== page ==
Over the past decade, \”omnichannel\” has become one of the most common buzzwords in retail. Retail executives, industry consultants, and analysts all agree on the importance of integrating the brick-and-mortar and online channels so that customers can move seamlessly between them. Yet while there\’s consensus about what retailers should do, adapting to this new way of doing business isn\’t simple.
Of course, some prominent retailers like Target have made omnichannel look easy. Target got a late start, having made a boneheaded move to outsource its entire ecommerce business to Amazon from 2001 to 2011. Yet it has rapidly shifted to an omnichannel strategy in recent years with great success.
[callout]Closing poorly located, low-volume stores is critical for maintaining brand standards and eliminating fixed costs considering lower 4-wall sales volumes. On the other hand, those very same store closures can lead to the loss of customer relationships, thereby negatively impacting ecommerce sales that generate strong variable profits.[/callout]
That said, many retailers have struggled mightily to implement omnichannel strategies consistent with profitable growth. This is largely because viewing the brick-and-mortar and ecommerce channels as a unified whole (which every good omnichannel retailer tries to do) makes it much harder to make good business decisions.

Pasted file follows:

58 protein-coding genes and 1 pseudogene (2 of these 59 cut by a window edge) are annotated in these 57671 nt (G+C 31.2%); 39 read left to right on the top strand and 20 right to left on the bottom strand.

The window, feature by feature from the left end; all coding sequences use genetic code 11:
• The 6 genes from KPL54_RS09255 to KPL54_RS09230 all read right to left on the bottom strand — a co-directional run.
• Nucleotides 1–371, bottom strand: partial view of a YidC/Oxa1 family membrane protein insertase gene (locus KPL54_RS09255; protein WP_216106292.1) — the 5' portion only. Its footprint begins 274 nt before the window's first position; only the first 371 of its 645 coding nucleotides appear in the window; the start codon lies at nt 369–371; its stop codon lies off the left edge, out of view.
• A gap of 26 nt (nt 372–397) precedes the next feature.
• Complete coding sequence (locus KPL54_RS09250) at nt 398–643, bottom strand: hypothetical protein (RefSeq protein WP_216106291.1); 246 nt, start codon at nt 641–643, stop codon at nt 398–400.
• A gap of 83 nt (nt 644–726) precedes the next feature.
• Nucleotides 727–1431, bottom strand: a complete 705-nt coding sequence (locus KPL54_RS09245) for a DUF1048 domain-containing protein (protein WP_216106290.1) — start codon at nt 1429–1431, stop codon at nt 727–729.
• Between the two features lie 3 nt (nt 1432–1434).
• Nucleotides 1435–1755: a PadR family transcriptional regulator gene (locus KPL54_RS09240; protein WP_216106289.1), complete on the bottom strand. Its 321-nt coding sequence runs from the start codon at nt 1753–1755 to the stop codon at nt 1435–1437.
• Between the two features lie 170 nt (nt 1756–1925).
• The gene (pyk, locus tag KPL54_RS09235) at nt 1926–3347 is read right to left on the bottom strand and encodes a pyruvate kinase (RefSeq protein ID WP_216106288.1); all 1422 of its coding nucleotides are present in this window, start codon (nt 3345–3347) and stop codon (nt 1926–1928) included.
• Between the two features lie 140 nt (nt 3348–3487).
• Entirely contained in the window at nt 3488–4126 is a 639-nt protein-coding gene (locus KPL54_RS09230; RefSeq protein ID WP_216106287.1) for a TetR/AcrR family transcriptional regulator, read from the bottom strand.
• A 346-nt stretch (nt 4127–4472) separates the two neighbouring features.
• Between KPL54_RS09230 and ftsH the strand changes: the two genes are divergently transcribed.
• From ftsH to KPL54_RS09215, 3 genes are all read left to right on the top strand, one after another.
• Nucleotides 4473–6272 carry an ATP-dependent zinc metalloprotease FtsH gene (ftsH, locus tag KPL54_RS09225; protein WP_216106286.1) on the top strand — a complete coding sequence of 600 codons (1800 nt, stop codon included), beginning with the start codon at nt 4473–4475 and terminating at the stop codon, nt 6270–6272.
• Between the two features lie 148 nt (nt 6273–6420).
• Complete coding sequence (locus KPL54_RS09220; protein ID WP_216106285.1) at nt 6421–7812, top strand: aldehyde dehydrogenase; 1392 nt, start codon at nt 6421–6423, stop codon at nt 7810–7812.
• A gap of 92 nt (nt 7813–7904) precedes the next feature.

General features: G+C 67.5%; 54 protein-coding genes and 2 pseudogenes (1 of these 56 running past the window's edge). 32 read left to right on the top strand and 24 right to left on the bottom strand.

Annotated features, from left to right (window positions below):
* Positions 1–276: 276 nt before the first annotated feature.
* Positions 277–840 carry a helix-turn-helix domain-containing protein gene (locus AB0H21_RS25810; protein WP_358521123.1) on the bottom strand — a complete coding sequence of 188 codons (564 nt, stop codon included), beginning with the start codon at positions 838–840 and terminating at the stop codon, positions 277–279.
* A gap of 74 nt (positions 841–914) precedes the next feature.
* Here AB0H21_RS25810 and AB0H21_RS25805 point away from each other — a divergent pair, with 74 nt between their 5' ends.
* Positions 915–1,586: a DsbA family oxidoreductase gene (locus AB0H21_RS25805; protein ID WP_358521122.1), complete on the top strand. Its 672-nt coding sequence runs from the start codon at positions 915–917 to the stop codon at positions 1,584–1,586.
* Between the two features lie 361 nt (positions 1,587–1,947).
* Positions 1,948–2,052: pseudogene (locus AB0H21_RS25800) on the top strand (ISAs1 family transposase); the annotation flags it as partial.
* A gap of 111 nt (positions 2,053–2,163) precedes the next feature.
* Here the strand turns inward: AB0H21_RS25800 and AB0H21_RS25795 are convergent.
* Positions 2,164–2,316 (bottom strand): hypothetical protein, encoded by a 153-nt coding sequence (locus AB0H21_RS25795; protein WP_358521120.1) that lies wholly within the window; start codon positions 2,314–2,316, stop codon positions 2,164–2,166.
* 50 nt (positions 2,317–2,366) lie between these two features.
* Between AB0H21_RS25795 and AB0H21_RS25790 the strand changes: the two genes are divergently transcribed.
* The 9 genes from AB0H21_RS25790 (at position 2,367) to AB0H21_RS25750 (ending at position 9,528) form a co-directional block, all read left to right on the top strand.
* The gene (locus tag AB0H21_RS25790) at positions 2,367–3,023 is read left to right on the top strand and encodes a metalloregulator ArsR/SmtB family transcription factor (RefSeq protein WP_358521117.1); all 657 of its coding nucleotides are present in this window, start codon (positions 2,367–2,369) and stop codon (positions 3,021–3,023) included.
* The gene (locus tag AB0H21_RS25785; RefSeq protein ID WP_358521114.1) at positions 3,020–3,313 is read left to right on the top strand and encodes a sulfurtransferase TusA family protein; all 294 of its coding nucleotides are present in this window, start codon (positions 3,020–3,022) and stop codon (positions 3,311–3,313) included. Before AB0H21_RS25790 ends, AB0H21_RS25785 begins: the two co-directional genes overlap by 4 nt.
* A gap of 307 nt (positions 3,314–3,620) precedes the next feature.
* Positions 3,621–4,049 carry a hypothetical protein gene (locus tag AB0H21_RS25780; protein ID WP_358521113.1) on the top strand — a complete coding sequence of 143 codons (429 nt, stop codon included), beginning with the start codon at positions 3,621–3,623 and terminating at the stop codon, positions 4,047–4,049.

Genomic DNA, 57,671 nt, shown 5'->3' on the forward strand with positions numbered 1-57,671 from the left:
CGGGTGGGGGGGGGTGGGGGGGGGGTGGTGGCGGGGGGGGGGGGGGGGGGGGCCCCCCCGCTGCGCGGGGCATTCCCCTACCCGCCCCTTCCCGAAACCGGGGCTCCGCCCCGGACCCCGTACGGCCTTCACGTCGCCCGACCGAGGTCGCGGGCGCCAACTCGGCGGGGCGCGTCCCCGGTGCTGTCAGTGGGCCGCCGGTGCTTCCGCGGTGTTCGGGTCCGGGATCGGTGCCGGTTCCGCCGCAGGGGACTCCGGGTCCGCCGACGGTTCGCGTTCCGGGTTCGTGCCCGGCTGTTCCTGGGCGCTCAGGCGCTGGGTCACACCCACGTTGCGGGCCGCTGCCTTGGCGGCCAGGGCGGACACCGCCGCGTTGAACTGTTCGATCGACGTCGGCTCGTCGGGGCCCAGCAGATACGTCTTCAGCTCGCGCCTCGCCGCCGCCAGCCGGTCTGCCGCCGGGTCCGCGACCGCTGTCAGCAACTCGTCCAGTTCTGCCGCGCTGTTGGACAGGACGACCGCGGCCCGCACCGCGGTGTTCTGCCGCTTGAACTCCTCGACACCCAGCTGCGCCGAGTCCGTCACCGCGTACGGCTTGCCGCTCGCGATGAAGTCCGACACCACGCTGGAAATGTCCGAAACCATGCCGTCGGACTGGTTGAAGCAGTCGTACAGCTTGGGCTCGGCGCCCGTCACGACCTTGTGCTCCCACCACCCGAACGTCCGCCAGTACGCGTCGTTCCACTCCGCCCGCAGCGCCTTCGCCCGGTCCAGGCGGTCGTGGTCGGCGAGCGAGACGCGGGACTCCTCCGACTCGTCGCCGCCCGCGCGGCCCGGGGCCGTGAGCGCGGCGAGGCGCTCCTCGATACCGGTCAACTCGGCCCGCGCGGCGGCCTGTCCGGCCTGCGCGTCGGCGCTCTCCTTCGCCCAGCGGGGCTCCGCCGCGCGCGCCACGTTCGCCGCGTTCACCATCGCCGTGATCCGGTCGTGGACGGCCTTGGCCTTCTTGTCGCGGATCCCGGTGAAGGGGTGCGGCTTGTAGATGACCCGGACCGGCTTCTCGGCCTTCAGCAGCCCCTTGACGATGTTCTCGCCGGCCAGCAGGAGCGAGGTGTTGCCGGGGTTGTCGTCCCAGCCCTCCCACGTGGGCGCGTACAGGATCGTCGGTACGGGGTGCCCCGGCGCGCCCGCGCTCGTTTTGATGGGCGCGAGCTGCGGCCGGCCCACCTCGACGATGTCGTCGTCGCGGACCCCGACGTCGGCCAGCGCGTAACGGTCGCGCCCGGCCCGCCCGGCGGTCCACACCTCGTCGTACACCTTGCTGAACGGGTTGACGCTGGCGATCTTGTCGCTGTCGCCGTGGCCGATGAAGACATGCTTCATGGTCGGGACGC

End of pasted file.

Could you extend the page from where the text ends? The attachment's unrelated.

The Measurement Problem
A key precept of omnichannel retail is that customers don\’t think of the brick-and-mortar and online channels as being separate from one another. (Indeed, a customer\’s purchase journey could entail switching between channels multiple times.) Therefore, retailers should design and manage the physical and digital sides of the business as an integrated whole rather than in a siloed fashion.
However, treating the business as an integrated whole where everything potentially affects everything vastly complicates decision making. In the days before ecommerce, analyzing a store\’s performance or deciding whether to open a new store was straightforward. Executives could measure a store\’s projected or actual revenue and contribution profit and make modest adjustments to account for the impact on nearby stores.
By contrast, in an omnichannel world, tallying up the sales made inside a store\’s four walls doesn\’t capture its full revenue or profit contribution. Each store also has some impact on digital sales (and, by extension, profits). But while it\’s easy to observe that a store\’s sales and profit contribution extends beyond 4-wall metrics, there\’s no foolproof way to measure that omnichannel contribution.